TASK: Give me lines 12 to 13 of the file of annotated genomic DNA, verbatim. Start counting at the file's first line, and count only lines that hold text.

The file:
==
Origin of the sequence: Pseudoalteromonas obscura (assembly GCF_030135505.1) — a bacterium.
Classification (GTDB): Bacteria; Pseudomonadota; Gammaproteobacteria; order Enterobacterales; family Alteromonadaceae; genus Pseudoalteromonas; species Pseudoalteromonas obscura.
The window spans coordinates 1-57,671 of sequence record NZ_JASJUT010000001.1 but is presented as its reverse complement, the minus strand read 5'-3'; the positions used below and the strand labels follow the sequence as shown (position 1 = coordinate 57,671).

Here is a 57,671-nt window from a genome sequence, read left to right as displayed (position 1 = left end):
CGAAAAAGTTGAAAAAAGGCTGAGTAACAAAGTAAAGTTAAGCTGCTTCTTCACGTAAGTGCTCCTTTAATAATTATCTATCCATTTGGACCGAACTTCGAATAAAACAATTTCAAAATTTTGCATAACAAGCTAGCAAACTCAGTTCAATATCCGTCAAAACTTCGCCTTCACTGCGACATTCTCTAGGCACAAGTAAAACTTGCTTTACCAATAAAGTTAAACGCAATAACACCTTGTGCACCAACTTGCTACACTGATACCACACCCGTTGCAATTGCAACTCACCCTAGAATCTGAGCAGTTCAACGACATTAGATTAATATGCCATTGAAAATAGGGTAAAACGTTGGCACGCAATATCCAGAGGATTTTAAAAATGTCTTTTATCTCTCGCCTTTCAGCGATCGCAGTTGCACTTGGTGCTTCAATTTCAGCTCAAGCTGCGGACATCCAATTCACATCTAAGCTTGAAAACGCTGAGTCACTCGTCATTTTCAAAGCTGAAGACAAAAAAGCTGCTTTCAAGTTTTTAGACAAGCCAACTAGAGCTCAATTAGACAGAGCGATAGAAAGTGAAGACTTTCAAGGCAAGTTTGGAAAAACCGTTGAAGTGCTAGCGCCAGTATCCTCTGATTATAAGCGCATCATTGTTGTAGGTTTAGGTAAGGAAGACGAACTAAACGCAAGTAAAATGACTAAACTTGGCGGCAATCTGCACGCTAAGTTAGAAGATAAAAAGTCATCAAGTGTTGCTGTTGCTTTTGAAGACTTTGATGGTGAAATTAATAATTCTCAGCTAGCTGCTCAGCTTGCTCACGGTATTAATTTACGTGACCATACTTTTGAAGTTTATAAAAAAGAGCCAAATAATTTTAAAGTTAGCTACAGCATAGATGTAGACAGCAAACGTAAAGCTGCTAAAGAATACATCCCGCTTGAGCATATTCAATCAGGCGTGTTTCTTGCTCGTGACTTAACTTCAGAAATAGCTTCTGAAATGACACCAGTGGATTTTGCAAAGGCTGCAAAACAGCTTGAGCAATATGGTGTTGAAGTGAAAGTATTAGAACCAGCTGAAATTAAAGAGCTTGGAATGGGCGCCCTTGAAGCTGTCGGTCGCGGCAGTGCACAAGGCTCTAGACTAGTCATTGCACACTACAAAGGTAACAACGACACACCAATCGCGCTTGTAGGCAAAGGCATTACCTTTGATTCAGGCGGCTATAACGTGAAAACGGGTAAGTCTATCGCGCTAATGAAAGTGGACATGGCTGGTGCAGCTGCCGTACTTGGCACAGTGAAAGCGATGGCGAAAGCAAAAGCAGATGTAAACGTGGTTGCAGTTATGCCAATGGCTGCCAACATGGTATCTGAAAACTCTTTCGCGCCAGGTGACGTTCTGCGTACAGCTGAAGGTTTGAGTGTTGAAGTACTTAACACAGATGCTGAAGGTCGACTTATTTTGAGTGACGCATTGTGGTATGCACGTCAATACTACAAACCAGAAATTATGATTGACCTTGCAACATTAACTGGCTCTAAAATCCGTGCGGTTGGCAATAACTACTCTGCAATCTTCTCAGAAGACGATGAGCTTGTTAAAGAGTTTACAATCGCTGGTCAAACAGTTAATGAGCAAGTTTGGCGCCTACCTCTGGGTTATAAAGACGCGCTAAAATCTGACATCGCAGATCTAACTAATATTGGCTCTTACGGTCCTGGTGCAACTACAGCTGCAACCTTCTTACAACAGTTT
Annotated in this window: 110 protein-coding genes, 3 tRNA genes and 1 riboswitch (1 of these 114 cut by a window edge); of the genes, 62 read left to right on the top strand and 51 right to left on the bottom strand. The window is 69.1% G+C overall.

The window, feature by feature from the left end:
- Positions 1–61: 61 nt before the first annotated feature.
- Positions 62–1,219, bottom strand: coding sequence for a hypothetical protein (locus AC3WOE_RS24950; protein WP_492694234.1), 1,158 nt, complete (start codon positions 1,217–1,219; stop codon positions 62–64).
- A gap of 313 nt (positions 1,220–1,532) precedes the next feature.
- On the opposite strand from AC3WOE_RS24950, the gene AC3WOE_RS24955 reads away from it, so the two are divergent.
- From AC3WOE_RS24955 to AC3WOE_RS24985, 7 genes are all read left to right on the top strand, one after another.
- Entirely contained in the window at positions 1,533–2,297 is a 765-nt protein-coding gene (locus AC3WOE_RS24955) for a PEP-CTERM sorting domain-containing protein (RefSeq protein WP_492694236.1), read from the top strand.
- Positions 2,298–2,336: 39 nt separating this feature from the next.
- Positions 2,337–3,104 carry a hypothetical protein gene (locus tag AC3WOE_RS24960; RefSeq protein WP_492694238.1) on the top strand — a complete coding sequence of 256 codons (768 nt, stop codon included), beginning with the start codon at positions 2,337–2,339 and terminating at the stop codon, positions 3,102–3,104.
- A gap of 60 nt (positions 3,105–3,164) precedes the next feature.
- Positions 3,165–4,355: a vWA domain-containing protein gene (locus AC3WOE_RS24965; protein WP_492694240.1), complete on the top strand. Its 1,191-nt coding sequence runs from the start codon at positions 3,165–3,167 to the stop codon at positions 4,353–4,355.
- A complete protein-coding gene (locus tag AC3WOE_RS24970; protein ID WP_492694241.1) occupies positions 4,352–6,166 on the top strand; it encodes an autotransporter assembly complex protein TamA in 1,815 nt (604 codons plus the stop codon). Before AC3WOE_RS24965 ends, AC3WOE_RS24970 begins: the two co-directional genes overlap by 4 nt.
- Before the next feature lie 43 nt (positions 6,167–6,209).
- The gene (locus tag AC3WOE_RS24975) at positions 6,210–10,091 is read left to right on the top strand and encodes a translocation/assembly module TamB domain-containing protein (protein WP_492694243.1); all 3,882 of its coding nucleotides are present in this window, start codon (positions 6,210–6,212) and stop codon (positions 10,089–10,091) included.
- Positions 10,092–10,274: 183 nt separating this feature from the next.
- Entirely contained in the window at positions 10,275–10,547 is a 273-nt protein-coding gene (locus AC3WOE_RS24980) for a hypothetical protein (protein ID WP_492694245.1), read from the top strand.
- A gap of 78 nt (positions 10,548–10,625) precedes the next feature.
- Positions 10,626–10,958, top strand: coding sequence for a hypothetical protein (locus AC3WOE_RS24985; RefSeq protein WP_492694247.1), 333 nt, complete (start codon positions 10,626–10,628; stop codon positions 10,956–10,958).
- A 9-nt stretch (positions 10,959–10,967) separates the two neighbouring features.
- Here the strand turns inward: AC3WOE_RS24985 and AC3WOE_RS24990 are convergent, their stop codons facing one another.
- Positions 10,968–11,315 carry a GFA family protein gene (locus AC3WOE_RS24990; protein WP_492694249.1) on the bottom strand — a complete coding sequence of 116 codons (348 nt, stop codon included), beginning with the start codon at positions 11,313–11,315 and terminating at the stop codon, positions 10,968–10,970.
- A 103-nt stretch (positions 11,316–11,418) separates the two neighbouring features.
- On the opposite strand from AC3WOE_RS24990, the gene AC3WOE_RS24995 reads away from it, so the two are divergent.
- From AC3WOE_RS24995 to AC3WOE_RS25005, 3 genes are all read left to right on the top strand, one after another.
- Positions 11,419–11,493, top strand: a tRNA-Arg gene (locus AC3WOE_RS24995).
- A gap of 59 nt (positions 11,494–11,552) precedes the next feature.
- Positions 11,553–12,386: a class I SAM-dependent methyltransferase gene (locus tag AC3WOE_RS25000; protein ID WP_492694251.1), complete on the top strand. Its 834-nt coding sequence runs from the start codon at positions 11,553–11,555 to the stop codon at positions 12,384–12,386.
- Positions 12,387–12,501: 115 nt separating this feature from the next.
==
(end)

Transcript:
- From AC3WOE_RS24955 to AC3WOE_RS24985, 7 genes are all read left to right on the top strand, one after another.
- Entirely contained in the window at positions 1,533–2,297 is a 765-nt protein-coding gene (locus AC3WOE_RS24955) for a PEP-CTERM sorting domain-containing protein (RefSeq protein WP_492694236.1), read from the top strand.